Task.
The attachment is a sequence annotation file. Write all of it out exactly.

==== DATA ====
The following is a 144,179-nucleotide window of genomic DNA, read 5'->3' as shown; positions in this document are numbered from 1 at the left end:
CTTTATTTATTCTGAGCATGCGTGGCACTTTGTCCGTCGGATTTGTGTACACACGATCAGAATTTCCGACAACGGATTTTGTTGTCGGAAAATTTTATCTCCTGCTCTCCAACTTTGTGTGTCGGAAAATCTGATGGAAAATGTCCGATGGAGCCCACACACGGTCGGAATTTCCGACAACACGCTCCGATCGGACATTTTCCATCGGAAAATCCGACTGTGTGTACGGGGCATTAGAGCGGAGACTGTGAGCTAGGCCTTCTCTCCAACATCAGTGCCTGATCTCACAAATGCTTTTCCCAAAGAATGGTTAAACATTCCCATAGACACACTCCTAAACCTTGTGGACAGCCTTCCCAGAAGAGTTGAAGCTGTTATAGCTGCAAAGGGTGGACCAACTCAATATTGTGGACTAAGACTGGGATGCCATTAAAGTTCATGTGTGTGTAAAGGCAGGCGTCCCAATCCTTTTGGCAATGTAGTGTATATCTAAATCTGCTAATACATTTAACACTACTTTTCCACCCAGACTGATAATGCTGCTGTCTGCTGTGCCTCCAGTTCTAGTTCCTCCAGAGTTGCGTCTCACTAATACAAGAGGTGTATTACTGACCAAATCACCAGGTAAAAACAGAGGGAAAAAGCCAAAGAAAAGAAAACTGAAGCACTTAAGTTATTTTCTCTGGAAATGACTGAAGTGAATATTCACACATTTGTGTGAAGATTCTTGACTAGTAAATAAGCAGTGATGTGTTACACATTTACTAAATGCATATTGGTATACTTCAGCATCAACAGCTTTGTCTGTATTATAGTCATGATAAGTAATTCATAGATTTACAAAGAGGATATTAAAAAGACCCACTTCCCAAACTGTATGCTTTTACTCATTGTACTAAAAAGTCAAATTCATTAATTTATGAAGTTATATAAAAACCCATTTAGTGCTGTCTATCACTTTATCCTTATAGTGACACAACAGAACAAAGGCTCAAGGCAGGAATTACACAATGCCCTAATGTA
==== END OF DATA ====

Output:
The following is a 144,179-nucleotide window of genomic DNA, read 5'->3' as shown; positions in this document are numbered from 1 at the left end:
CTTTATTTATTCTGAGCATGCGTGGCACTTTGTCCGTCGGATTTGTGTACACACGATCAGAATTTCCGACAACGGATTTTGTTGTCGGAAAATTTTATCTCCTGCTCTCCAACTTTGTGTGTCGGAAAATCTGATGGAAAATGTCCGATGGAGCCCACACACGGTCGGAATTTCCGACAACACGCTCCGATCGGACATTTTCCATCGGAAAATCCGACTGTGTGTACGGGGCATTAGAGCGGAGACTGTGAGCTAGGCCTTCTCTCCAACATCAGTGCCTGATCTCACAAATGCTTTTCCCAAAGAATGGTTAAACATTCCCATAGACACACTCCTAAACCTTGTGGACAGCCTTCCCAGAAGAGTTGAAGCTGTTATAGCTGCAAAGGGTGGACCAACTCAATATTGTGGACTAAGACTGGGATGCCATTAAAGTTCATGTGTGTGTAAAGGCAGGCGTCCCAATCCTTTTGGCAATGTAGTGTATATCTAAATCTGCTAATACATTTAACACTACTTTTCCACCCAGACTGATAATGCTGCTGTCTGCTGTGCCTCCAGTTCTAGTTCCTCCAGAGTTGCGTCTCACTAATACAAGAGGTGTATTACTGACCAAATCACCAGGTAAAAACAGAGGGAAAAAGCCAAAGAAAAGAAAACTGAAGCACTTAAGTTATTTTCTCTGGAAATGACTGAAGTGAATATTCACACATTTGTGTGAAGATTCTTGACTAGTAAATAAGCAGTGATGTGTTACACATTTACTAAATGCATATTGGTATACTTCAGCATCAACAGCTTTGTCTGTATTATAGTCATGATAAGTAATTCATAGATTTACAAAGAGGATATTAAAAAGACCCACTTCCCAAACTGTATGCTTTTACTCATTGTACTAAAAAGTCAAATTCATTAATTTATGAAGTTATATAAAAACCCATTTAGTGCTGTCTATCACTTTATCCTTATAGTGACACAACAGAACAAAGGCTCAAGGCAGGAATTACACAATGCCCTAATGTA